Best practices for BlackBerry instant messaging

Six tips for BlackBerry Messenger


BlackBerry Messenger, Research In Motion's (RIM) mobile IM application that uses unique "PIN" codes associated with every BlackBerry to connect RIM smartphone users, isn't new. But due to the BlackBerry platform's rising popularity, BBM, which you can think of as a mobile version of AIM or Google Talk that only works with BlackBerrys, is suddenly getting a lot of attention. And not all of it is positive. In fact, web security software maker McAfee recently posted a warning about BBM spam and hoaxes on its TrustedSource blog.

To me, BBM is a valuable tool that I use every day for immediate contact with important colleagues, associates and family members. But the app can subject BlackBerry users to unnecessary risk if used improperly or without a certain degree of caution.

Here are half a dozen BBM best practices to help ensure that you get the most of your BBM experience while avoiding any potential trouble.

Add new contacts sparingly

This is the most important point in my post, so I'll say it again: Add new contacts sparingly.

I know I'll catch some flak from some of you loyal BlackBerry users out there who seem to be playing a game in which the goal is to gain as many BBM contacts as quickly as possible. But the value in BBM, for me at least, is that it's not just another IM service, I have BeeJive for that.

BBM users add new contacts in a few ways: 1) You can share your unique PIN with others and have them invite you, or vice-versa; 2) you can add new contacts by sharing email addresses associated with your BlackBerry smartphone and 3) you can "scan" other BBM users' unique PIN-barcodes with your BlackBerry's camera, assuming you're using the latest BBM version (5.0).

I only connect with colleagues, family and friends who I want to be able to communicate with instantly, at any time. And when I connect with someone on BBM, I mostly expect him or her to respond to my message as quickly as possible. And I know most of them expect the same in return.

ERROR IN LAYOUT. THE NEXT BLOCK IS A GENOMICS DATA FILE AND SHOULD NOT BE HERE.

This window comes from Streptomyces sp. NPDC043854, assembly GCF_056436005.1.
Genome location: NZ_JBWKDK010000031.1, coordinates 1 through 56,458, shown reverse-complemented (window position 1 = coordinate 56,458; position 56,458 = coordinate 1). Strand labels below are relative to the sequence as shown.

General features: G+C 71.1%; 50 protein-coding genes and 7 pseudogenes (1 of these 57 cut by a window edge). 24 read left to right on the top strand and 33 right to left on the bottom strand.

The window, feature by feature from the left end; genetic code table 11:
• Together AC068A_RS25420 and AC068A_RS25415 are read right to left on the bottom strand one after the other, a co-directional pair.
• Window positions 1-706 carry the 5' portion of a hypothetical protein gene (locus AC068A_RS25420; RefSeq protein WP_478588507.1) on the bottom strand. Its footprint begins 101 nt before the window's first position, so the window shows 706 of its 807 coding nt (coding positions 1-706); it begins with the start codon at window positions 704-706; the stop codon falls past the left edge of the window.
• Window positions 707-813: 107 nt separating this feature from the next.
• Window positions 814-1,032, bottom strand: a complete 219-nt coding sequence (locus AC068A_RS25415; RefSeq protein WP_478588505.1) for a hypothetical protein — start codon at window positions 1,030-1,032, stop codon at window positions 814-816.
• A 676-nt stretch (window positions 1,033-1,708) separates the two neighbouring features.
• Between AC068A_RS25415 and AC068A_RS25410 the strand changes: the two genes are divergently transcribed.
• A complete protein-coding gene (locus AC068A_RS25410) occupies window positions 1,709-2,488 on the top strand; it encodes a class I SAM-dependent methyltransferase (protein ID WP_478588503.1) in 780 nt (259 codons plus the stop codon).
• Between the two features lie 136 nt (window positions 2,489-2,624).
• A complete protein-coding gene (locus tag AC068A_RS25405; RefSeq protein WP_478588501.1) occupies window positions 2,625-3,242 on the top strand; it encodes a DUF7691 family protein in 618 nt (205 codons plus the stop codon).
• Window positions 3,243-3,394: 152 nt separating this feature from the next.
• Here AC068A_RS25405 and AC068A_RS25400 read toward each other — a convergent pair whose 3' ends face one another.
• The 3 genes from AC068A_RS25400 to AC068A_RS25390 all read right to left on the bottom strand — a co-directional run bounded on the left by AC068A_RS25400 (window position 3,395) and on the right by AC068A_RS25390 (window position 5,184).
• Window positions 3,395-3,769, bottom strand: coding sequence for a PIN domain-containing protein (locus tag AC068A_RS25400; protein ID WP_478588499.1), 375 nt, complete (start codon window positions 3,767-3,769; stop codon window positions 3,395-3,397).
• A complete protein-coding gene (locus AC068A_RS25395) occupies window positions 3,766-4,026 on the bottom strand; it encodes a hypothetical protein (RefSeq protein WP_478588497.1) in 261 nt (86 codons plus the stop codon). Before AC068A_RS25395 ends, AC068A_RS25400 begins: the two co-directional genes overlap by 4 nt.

So, to the point: Do NOT share your BlackBerry PIN or barcode with just anyone; Do NOT post your PIN or barcode on your public Twitter account or any other social network; Do NOT include your BlackBerry PIN or barcode in your fixed email signature.

Are you getting the idea here? Good. Furthermore, you don't have to accept all BBM invites you receive. Don't worry about hurt feelings or bruised egos. Your BlackBerry will thank you.

On that note: There's really no right or wrong way to use BBM. But there are smart and effective methods of employing the service. Adding tons of contacts defeats the purpose of BBM for me and diminishes the app's overall value.

Backup BBM contacts regularly

As with any computer or handheld, it's a very good idea to backup your BBM, and your entire BlackBerry, regularly. If your smartphone is associated with a BlackBerry Enterprise Server (BES), RIM's latest version of BBM (v5.0) added a new feature that lets you manually backup your messenger contacts to your device's internal memory or a microSD memory card. In the past, a separate, PC-based BlackBerry Desktop Manager or other piece of software was required for backup, but today the whole process can be device-based.

To backup your BBM contacts manually, open BBM and hit your BlackBerry Menu key, located directly to the left of your "trackball/trackpad." Scroll down to the Contact List section and open the box next to "Save a copy of your contact list." Next, choose whether you want to backup your contacts locally (on a memory card) or remotely to RIM's BBM servers. (Note: You'll need to associate your BBM account with an email address to access the remote contact backup feature.)

Be wary of BBM Groups...

In addition to the contact backup option, RIM added a number of new features and functionalities to BBM in its 5.0 update, released late last year. Among those features is a new BBM "Groups" option. BBM Groups, basically a mobile group chat app, can be quite useful in coordinating disparate workgroups or for communicating during large conferences or events.

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